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Saturday, 24 October 2015

some loose ends

               Needing a break from painting the Bavarians, I decided to tidy up some loose ends.

                                    First off I used the last of my TBM painted buildings to produce a BUA i could use for anything from a well heeled village to a city block. The quality of the buildings would look fine in a town or city and with a few hedgerows etc easily translate into a country side location.

This will fit particularly well with the 10mm imagination stuff. I'm now convinced that 6mm terrain works better with 10mm figures than the "correct" scale stuff.


  I have also been aware for a while that I was  Blucher base short of Austrian grenadiers. Now these are a bit of a pain because the converged units need to have various facing colours on a single base. Normally this wouldn't bother me but with the patches on bearskins the colours leap out at you.

I continue to mount the figures on metal 40x20 bases. I do like the large diorama style bases many gamers are using but I really don't want to lose the flexibility of small bases and sabots. I still have a desire for divisional level games with 6mm figures.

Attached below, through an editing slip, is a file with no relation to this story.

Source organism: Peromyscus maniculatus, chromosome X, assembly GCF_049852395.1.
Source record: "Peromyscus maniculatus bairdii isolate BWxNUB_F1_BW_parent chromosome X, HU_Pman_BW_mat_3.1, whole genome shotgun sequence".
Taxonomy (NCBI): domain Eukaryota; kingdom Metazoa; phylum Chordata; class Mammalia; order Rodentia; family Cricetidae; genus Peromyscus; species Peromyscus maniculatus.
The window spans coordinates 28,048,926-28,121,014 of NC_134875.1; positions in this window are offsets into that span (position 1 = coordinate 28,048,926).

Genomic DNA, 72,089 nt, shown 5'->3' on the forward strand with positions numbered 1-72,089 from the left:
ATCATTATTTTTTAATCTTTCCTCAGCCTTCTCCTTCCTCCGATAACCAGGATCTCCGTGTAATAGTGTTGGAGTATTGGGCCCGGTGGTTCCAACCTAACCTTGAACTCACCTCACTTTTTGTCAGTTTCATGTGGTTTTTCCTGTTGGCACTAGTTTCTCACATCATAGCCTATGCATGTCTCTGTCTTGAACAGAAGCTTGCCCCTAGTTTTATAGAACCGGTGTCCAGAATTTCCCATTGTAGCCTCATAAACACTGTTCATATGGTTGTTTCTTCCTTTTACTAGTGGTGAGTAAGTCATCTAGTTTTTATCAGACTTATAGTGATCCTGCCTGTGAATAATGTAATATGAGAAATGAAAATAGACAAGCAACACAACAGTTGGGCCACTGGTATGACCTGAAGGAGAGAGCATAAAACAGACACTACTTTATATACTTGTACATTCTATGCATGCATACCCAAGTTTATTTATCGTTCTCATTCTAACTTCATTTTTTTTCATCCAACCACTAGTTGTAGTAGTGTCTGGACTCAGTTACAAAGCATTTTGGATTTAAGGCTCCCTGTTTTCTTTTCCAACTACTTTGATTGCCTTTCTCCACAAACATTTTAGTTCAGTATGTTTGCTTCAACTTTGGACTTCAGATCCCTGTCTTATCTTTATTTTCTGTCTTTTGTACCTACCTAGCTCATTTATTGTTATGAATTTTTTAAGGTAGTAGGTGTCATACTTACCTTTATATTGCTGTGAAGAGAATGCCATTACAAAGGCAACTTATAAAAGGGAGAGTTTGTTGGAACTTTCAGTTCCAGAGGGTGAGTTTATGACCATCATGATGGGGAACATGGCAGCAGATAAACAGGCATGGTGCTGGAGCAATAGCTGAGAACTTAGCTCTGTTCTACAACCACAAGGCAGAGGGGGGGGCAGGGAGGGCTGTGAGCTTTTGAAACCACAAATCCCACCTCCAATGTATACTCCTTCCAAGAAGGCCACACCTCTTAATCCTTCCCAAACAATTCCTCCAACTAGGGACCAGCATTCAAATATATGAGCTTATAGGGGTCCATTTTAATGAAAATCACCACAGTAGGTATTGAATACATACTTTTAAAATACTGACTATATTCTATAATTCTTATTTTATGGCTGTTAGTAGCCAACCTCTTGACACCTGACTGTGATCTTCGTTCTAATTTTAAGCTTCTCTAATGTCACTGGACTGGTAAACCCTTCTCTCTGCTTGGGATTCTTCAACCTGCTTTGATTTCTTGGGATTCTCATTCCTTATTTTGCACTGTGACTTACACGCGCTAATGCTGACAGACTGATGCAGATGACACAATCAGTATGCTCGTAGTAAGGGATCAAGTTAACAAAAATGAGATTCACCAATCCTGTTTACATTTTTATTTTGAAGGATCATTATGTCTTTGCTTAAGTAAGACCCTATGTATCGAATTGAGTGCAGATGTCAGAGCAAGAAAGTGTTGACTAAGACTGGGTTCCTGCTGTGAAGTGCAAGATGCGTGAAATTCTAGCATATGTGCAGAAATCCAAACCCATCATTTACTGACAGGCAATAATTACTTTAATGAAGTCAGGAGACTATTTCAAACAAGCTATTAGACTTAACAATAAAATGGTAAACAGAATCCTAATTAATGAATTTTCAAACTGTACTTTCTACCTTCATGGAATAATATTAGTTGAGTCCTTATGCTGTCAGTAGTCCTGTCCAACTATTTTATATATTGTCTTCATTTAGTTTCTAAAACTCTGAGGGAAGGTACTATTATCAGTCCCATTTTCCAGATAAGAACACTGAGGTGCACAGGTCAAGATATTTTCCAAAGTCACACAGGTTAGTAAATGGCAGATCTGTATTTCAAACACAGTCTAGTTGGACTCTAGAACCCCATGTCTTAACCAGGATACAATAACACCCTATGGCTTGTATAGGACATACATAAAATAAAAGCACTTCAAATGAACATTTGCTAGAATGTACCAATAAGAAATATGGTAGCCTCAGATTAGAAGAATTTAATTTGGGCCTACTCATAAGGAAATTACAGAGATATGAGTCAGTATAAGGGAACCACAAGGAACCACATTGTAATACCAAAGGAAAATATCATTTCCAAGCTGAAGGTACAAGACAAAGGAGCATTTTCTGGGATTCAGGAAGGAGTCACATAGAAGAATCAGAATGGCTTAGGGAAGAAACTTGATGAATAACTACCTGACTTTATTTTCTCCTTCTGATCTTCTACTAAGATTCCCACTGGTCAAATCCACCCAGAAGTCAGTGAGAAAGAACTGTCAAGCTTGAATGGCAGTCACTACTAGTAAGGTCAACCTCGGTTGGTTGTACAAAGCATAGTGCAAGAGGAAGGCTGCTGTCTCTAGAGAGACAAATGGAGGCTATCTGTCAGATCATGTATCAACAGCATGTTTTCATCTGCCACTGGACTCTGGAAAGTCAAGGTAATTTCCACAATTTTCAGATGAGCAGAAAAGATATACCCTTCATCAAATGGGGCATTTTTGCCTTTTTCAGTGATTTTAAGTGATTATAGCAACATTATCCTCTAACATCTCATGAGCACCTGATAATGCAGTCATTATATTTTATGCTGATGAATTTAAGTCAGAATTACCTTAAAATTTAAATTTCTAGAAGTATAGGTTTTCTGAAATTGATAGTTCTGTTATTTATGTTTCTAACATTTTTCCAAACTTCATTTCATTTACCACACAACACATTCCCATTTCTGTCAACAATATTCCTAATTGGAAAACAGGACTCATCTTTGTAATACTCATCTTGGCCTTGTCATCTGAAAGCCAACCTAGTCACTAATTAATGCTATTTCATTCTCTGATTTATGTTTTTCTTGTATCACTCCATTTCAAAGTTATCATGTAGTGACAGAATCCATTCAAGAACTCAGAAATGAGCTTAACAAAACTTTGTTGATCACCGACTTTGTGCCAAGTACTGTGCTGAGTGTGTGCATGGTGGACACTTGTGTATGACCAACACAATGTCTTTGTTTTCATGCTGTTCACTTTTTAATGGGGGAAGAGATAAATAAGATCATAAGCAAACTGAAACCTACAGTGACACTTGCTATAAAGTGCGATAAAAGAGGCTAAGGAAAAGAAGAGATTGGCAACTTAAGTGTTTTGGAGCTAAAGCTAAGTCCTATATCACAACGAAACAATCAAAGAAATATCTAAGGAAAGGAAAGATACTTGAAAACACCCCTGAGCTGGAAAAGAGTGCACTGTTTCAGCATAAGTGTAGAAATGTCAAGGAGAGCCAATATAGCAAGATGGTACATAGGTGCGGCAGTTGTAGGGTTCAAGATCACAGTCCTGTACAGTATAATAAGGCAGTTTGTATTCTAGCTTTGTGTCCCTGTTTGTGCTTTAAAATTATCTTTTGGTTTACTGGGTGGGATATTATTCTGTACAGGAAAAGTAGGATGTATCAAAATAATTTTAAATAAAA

Trying to move towards a diorama look I decided to add a mounted officer to one of the elements. I think it helps.

Most of my existing figures are now incorporated in Blucher bases. Maybe a photo of the whole collection would be fun. Now I have to just knuckle down to producing more of the same .  Oh dear the fluttering grows louder heheheh.

Monday, 19 October 2015

Lefebvre's command..(well pàrt of it)

                   I am having a small break from actual gaming for personal reasons. Just a couple of weeks for a few regular tests and stuff. Things we have to accept as we learn to live longer than previous generations heheh. I am however still painting and assembling and converting. I am trying to concentrate on the 1809 Bavarian corps in Germany. Lefebvre's command. I currently have finished in Blucher term two divisions around 16,000 men with one division still to go. I am forced to stop for a week or so while I wait for more troops from Walt at Commission Figurines. I'm going to use the break to tidy up odds and ends on my Blucher units. Just a few pics of The Bavarians. I have included both distance shots and very close ups. The close ups demonstrate the semi flat, "blocky" nature of the models while the distant shots show when you apply the arms length rule the appearance changes to a very acceptable wargaming look!

 I am very happy with the way they have turned out especially with the new basing method. The colour is a little bright but "real" cornflower blue looked a wee bit dark to me.
The infantry are basically straight from the box. The cavalry are big conversions and the skirmishers are French with helmeted heads

I am looking forward to getting them completed and indeed to play some 1809 games without any French on the table.

Saturday, 10 October 2015